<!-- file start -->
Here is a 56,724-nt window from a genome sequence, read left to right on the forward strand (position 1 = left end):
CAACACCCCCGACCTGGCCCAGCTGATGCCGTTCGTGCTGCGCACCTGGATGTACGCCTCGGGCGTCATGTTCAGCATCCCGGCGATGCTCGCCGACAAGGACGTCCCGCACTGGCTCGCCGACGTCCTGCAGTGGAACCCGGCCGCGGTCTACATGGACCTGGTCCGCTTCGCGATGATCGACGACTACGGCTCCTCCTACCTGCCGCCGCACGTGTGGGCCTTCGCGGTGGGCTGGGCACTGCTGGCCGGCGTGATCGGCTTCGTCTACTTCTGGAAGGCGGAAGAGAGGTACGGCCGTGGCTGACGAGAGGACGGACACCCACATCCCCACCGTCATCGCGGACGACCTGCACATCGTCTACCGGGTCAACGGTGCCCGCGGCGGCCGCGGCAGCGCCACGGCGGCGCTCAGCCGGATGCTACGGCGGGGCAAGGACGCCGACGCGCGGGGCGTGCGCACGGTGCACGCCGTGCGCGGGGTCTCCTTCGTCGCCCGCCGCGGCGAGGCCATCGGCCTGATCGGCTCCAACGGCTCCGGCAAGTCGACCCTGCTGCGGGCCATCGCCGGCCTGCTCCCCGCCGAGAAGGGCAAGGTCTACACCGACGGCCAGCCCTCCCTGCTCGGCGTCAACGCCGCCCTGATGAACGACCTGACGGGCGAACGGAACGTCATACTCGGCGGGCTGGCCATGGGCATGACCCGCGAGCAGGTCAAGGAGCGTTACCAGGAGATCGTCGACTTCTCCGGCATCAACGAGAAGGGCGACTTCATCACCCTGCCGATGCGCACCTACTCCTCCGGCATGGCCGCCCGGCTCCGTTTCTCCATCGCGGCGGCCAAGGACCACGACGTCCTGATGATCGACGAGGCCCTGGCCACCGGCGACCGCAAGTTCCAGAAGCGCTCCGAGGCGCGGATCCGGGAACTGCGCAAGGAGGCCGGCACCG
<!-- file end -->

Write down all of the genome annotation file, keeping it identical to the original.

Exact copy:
Here is a 56,724-nt window from a genome sequence, read left to right on the forward strand (position 1 = left end):
CAACACCCCCGACCTGGCCCAGCTGATGCCGTTCGTGCTGCGCACCTGGATGTACGCCTCGGGCGTCATGTTCAGCATCCCGGCGATGCTCGCCGACAAGGACGTCCCGCACTGGCTCGCCGACGTCCTGCAGTGGAACCCGGCCGCGGTCTACATGGACCTGGTCCGCTTCGCGATGATCGACGACTACGGCTCCTCCTACCTGCCGCCGCACGTGTGGGCCTTCGCGGTGGGCTGGGCACTGCTGGCCGGCGTGATCGGCTTCGTCTACTTCTGGAAGGCGGAAGAGAGGTACGGCCGTGGCTGACGAGAGGACGGACACCCACATCCCCACCGTCATCGCGGACGACCTGCACATCGTCTACCGGGTCAACGGTGCCCGCGGCGGCCGCGGCAGCGCCACGGCGGCGCTCAGCCGGATGCTACGGCGGGGCAAGGACGCCGACGCGCGGGGCGTGCGCACGGTGCACGCCGTGCGCGGGGTCTCCTTCGTCGCCCGCCGCGGCGAGGCCATCGGCCTGATCGGCTCCAACGGCTCCGGCAAGTCGACCCTGCTGCGGGCCATCGCCGGCCTGCTCCCCGCCGAGAAGGGCAAGGTCTACACCGACGGCCAGCCCTCCCTGCTCGGCGTCAACGCCGCCCTGATGAACGACCTGACGGGCGAACGGAACGTCATACTCGGCGGGCTGGCCATGGGCATGACCCGCGAGCAGGTCAAGGAGCGTTACCAGGAGATCGTCGACTTCTCCGGCATCAACGAGAAGGGCGACTTCATCACCCTGCCGATGCGCACCTACTCCTCCGGCATGGCCGCCCGGCTCCGTTTCTCCATCGCGGCGGCCAAGGACCACGACGTCCTGATGATCGACGAGGCCCTGGCCACCGGCGACCGCAAGTTCCAGAAGCGCTCCGAGGCGCGGATCCGGGAACTGCGCAAGGAGGCCGGCACCG